- Non-scheduled injuries (back, neck, internal organs) that cause whole-person disability are compensated based on an age factor and impairment rating (Colorado Revised Statute 8-42-1071).
- Pay may be available for disfigurement (Colorado Revised Statute 8-42-1082).
How Long Do Permanent and Total Disability Payments Last?
Permanent and total disability payments last indefinitely. Workers’ compensation payments may continue throughout a person’s life if they are truly unable to return to work. Even disability payments may last until they convert to Social Security retirement pay.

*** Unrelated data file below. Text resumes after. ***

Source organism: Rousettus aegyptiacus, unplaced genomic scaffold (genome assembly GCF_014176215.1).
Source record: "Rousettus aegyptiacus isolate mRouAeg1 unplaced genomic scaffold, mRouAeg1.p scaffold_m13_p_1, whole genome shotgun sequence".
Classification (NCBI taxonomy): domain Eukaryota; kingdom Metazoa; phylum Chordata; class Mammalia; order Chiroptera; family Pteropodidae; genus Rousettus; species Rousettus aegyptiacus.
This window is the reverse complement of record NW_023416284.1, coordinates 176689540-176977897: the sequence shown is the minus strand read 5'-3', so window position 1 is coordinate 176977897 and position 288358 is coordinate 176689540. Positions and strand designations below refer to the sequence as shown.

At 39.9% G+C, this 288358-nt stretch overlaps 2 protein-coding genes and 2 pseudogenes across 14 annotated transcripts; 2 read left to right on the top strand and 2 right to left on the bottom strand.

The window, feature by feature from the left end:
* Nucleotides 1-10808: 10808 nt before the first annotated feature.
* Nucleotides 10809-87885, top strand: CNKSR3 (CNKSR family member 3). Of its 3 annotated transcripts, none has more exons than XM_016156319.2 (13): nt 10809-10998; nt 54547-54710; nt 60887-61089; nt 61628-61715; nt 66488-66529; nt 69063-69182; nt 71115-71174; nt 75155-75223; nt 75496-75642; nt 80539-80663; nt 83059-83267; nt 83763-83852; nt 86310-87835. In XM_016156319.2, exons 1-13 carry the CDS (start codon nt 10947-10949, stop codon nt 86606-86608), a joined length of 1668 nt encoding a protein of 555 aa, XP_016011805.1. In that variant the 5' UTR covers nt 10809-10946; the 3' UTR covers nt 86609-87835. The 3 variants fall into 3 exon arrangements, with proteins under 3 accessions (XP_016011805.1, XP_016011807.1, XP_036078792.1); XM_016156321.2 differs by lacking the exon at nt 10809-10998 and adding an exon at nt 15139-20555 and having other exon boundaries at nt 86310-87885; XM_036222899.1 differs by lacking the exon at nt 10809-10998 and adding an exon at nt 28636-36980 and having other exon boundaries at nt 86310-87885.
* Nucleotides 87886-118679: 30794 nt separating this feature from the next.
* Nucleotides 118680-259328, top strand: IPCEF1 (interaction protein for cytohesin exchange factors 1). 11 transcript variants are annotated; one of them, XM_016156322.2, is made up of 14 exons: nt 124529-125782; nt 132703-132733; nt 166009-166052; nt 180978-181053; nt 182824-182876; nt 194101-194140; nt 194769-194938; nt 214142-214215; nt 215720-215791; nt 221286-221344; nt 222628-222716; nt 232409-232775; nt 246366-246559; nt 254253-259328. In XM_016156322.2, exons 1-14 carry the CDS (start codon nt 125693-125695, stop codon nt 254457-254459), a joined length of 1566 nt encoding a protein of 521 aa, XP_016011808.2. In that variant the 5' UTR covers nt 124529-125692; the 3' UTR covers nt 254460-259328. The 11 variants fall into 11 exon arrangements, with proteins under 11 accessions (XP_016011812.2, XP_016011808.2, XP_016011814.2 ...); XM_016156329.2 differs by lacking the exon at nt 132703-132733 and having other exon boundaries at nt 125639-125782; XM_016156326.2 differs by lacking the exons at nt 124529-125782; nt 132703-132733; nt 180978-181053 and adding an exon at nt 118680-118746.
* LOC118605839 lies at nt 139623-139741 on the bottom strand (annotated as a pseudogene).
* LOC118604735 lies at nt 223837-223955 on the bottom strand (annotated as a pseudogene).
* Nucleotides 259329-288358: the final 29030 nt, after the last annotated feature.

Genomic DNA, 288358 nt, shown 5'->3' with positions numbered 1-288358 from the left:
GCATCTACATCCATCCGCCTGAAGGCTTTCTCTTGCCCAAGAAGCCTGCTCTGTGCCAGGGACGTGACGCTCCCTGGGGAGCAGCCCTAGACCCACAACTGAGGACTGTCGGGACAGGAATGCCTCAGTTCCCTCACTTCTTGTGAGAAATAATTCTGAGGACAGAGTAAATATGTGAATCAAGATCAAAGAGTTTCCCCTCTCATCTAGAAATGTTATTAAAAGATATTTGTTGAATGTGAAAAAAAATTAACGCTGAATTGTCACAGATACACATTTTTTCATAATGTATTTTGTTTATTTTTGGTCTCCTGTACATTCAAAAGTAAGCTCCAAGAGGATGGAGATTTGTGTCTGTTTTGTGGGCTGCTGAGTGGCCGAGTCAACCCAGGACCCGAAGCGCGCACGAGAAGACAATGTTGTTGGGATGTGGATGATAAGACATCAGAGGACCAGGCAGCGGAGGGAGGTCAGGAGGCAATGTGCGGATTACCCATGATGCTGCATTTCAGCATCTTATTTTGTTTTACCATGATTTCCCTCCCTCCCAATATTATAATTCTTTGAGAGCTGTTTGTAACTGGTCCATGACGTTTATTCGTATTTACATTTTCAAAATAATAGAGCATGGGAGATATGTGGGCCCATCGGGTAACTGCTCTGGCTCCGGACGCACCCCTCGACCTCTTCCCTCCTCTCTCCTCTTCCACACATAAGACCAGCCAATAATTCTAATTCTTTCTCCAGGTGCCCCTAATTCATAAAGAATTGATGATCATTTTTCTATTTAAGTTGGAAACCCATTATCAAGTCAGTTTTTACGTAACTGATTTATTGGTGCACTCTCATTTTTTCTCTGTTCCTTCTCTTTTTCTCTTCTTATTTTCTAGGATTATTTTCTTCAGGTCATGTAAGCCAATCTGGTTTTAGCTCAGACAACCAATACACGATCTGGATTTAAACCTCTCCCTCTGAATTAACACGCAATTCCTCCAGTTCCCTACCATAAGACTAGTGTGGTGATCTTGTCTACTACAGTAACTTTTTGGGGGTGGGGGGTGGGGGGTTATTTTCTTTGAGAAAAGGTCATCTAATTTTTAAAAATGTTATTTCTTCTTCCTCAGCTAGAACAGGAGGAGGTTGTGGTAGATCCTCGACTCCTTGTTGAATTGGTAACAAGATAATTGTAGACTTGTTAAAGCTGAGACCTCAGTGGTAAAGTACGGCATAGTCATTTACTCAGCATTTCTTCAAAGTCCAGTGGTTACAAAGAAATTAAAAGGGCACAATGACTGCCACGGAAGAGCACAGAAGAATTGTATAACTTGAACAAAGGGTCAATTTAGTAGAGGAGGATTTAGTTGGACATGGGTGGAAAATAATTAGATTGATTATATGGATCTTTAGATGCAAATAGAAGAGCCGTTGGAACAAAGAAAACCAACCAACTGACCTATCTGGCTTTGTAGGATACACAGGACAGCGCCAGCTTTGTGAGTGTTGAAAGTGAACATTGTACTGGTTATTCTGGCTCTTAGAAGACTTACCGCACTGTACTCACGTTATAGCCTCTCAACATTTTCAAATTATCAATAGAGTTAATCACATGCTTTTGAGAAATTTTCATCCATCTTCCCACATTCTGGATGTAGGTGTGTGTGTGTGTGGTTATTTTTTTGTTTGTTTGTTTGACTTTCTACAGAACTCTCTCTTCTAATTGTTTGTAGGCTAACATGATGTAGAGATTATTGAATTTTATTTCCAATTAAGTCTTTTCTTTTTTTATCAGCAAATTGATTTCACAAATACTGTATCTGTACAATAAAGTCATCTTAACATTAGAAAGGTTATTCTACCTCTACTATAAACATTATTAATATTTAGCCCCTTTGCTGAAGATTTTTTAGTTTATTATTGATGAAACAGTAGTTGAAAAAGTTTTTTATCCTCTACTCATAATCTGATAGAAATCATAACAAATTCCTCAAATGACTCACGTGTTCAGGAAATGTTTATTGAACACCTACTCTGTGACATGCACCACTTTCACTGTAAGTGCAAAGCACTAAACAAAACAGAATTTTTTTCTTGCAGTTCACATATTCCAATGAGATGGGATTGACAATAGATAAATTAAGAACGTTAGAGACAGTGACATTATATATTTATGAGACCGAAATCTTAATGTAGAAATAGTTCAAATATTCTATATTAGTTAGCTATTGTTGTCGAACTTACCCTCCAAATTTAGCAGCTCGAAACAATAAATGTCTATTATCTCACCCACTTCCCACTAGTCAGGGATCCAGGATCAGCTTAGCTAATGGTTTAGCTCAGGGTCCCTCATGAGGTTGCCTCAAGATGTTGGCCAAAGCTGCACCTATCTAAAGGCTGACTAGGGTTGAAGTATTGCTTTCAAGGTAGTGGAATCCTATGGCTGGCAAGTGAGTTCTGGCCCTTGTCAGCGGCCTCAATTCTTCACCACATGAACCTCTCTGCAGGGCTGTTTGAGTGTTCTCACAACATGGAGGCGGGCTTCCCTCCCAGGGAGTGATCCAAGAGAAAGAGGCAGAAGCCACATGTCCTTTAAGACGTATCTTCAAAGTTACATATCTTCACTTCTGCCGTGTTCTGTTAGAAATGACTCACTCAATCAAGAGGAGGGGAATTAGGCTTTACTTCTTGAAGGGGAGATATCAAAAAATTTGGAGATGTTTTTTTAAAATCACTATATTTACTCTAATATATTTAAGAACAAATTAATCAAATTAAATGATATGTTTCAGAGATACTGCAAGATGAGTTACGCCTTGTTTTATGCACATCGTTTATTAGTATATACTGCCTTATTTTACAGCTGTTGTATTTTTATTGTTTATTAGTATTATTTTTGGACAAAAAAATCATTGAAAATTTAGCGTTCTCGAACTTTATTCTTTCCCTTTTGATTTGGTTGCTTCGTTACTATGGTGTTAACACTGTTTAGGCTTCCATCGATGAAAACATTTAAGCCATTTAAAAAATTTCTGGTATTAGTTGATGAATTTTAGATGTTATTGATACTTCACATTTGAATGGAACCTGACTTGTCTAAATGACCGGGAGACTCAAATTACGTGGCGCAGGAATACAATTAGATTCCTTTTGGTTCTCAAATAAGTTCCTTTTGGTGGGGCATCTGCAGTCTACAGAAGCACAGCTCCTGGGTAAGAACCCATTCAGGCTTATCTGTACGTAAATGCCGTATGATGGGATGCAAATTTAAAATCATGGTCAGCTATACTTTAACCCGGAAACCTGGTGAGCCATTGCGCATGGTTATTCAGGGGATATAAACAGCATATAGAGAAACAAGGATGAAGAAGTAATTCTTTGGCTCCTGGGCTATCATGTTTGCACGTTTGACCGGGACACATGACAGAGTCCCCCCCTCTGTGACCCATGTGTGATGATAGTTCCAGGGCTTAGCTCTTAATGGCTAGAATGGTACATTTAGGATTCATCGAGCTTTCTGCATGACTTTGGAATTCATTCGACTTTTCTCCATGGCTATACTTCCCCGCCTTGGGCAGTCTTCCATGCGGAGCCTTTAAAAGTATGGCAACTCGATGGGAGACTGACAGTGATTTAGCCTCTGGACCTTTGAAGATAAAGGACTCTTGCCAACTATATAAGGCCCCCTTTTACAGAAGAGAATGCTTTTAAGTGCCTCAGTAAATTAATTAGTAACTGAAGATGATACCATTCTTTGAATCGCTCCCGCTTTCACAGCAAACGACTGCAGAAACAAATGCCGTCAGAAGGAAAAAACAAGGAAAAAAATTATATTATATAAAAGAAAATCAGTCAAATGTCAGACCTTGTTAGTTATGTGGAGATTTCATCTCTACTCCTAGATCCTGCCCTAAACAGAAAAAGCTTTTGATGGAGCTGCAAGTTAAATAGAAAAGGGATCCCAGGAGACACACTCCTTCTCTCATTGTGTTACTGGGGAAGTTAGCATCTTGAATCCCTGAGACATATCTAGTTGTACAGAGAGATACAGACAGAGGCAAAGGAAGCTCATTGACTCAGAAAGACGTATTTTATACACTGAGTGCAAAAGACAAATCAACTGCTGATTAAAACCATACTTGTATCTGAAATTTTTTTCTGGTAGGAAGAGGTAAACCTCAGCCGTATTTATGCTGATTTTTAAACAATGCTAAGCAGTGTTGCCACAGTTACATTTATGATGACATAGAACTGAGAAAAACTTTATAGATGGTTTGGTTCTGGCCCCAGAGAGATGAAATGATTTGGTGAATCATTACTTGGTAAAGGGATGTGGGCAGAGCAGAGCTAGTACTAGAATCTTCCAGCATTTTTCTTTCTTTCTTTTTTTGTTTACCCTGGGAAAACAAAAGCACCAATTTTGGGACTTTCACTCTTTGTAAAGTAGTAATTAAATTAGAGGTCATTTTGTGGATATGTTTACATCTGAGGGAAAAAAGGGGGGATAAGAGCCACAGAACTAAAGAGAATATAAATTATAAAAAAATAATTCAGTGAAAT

Within the disability system, even a person who has no expectation of medical improvement has a case review every 5-7 years. If some recovery is likely or possible, these reviews are more frequent. However, as long as the permanent and total disability continues, a person can expect to continue to receive their workers’ compensation or disability program payments with disability payments converting to social security upon reaching retirement age.
Can I Get SSDI if I Get Workers’ Comp?
Yes, you can get SSDI if you get workers’ comp. The qualifications for the two programs are different. SSDI has work credit requirements while workers’ comp requires an on-the-job injury. In fact, SSDI is a federal program while the states generally administer their own workers’ comp programs. However, there is typically a limit to how much you can receive in total between the two systems.
Will Personal Injury Compensation Impact My SSDI Benefits?